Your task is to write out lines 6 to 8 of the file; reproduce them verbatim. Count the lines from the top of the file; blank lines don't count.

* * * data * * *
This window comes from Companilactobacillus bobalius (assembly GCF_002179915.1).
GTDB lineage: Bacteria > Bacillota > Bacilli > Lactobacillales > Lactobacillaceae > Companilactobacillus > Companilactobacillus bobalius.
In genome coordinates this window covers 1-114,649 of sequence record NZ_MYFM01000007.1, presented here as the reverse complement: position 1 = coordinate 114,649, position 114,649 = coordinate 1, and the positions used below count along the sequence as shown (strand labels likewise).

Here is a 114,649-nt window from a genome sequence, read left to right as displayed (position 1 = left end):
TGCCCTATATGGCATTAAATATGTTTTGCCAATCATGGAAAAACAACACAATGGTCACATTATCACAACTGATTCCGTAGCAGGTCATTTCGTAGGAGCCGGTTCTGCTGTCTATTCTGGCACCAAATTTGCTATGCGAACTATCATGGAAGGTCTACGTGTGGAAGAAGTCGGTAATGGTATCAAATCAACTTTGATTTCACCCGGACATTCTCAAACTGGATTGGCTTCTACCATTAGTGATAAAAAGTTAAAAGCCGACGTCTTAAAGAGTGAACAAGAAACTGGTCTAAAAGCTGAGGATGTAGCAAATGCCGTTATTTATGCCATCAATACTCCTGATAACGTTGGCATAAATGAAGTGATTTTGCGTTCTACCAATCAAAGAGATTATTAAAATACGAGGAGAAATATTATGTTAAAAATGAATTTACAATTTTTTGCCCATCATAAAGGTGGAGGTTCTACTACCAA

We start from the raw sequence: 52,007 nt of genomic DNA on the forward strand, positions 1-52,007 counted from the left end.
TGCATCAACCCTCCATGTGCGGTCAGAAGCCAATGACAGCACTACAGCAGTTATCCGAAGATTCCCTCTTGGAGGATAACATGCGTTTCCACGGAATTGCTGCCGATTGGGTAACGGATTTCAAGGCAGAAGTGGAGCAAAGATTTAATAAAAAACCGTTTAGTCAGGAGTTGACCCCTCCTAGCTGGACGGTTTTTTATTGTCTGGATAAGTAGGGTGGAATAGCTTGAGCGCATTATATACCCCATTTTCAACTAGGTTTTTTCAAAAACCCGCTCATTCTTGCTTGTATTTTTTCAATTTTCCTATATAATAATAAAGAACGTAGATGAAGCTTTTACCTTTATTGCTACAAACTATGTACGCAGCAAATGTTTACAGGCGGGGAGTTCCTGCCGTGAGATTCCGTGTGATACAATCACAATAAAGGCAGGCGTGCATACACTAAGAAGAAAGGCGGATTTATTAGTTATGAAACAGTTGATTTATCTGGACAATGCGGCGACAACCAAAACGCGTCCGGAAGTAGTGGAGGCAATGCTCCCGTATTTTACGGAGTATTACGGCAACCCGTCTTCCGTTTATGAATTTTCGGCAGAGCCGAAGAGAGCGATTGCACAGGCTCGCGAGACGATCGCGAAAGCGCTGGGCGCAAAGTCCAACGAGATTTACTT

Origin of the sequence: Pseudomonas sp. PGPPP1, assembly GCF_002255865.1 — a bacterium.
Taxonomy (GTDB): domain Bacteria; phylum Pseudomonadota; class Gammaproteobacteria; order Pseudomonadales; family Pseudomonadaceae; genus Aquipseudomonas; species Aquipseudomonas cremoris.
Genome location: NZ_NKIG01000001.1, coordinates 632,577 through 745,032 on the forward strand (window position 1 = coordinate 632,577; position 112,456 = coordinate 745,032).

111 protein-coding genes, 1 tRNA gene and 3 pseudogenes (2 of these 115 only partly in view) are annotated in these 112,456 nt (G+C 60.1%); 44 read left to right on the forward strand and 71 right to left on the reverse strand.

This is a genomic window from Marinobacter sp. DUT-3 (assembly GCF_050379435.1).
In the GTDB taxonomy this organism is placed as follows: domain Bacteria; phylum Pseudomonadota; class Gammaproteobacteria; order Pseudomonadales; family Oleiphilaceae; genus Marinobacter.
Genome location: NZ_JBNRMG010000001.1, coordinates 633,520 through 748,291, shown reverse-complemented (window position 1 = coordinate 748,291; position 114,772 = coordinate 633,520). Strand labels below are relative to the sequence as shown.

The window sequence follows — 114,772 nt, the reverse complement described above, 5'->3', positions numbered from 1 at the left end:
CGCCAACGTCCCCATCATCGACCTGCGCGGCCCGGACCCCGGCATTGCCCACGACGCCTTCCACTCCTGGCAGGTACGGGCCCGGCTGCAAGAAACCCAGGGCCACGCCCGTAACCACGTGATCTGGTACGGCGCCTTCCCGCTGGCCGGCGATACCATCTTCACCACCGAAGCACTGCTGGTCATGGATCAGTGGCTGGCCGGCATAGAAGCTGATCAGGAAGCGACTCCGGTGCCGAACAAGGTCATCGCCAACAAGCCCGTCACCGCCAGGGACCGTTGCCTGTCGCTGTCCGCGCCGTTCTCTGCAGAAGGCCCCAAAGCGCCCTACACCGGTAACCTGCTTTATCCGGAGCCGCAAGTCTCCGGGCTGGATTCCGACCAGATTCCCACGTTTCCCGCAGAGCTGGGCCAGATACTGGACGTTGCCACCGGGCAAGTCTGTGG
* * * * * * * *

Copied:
We start from the raw sequence: 52,007 nt of genomic DNA on the forward strand, positions 1-52,007 counted from the left end.
TGCATCAACCCTCCATGTGCGGTCAGAAGCCAATGACAGCACTACAGCAGTTATCCGAAGATTCCCTCTTGGAGGATAACATGCGTTTCCACGGAATTGCTGCCGATTGGGTAACGGATTTCAAGGCAGAAGTGGAGCAAAGATTTAATAAAAAACCGTTTAGTCAGGAGTTGACCCCTCCTAGCTGGACGGTTTTTTATTGTCTGGATAAGTAGGGTGGAATAGCTTGAGCGCATTATATACCCCATTTTCAACTAGGTTTTTTCAAAAACCCGCTCATTCTTGCTTGTATTTTTTCAATTTTCCTATATAATAATAAAGAACGTAGATGAAGCTTTTACCTTTATTGCTACAAACTATGTACGCAGCAAATGTTTACAGGCGGGGAGTTCCTGCCGTGAGATTCCGTGTGATACAATCACAATAAAGGCAGGCGTGCATACACTAAGAAGAAAGGCGGATTTATTAGTTATGAAACAGTTGATTTATCTGGACAATGCGGCGACAACCAAAACGCGTCCGGAAGTAGTGGAGGCAATGCTCCCGTATTTTACGGAGTATTACGGCAACCCGTCTTCCGTTTATGAATTTTCGGCAGAGCCGAAGAGAGCGATTGCACAGGCTCGCGAGACGATCGCGAAAGCGCTGGGCGCAAAGTCCAACGAGATTTACTT

Origin of the sequence: Pseudomonas sp. PGPPP1, assembly GCF_002255865.1 — a bacterium.